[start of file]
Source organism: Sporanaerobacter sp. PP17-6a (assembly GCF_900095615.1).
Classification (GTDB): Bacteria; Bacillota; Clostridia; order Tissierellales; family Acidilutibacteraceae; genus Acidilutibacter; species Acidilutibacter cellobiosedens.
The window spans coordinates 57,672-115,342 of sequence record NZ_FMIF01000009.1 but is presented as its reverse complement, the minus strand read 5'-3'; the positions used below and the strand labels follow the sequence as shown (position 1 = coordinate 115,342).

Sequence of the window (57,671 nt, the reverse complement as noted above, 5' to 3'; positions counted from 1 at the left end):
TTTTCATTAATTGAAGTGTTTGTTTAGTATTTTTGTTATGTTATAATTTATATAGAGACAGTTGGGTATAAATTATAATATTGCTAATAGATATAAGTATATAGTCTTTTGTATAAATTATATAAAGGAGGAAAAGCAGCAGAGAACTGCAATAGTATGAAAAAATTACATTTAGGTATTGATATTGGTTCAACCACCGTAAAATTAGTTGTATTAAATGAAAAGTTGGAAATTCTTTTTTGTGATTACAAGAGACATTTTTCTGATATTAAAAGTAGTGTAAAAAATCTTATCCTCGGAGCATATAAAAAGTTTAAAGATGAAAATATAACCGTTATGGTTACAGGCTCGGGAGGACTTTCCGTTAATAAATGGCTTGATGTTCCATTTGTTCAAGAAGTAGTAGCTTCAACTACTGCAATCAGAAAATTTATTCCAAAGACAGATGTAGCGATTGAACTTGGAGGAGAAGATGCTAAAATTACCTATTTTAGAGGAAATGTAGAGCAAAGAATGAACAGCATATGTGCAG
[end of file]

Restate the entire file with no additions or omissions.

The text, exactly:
Source organism: Sporanaerobacter sp. PP17-6a (assembly GCF_900095615.1).
Classification (GTDB): Bacteria; Bacillota; Clostridia; order Tissierellales; family Acidilutibacteraceae; genus Acidilutibacter; species Acidilutibacter cellobiosedens.
The window spans coordinates 57,672-115,342 of sequence record NZ_FMIF01000009.1 but is presented as its reverse complement, the minus strand read 5'-3'; the positions used below and the strand labels follow the sequence as shown (position 1 = coordinate 115,342).

Sequence of the window (57,671 nt, the reverse complement as noted above, 5' to 3'; positions counted from 1 at the left end):
TTTTCATTAATTGAAGTGTTTGTTTAGTATTTTTGTTATGTTATAATTTATATAGAGACAGTTGGGTATAAATTATAATATTGCTAATAGATATAAGTATATAGTCTTTTGTATAAATTATATAAAGGAGGAAAAGCAGCAGAGAACTGCAATAGTATGAAAAAATTACATTTAGGTATTGATATTGGTTCAACCACCGTAAAATTAGTTGTATTAAATGAAAAGTTGGAAATTCTTTTTTGTGATTACAAGAGACATTTTTCTGATATTAAAAGTAGTGTAAAAAATCTTATCCTCGGAGCATATAAAAAGTTTAAAGATGAAAATATAACCGTTATGGTTACAGGCTCGGGAGGACTTTCCGTTAATAAATGGCTTGATGTTCCATTTGTTCAAGAAGTAGTAGCTTCAACTACTGCAATCAGAAAATTTATTCCAAAGACAGATGTAGCGATTGAACTTGGAGGAGAAGATGCTAAAATTACCTATTTTAGAGGAAATGTAGAGCAAAGAATGAACAGCATATGTGCAG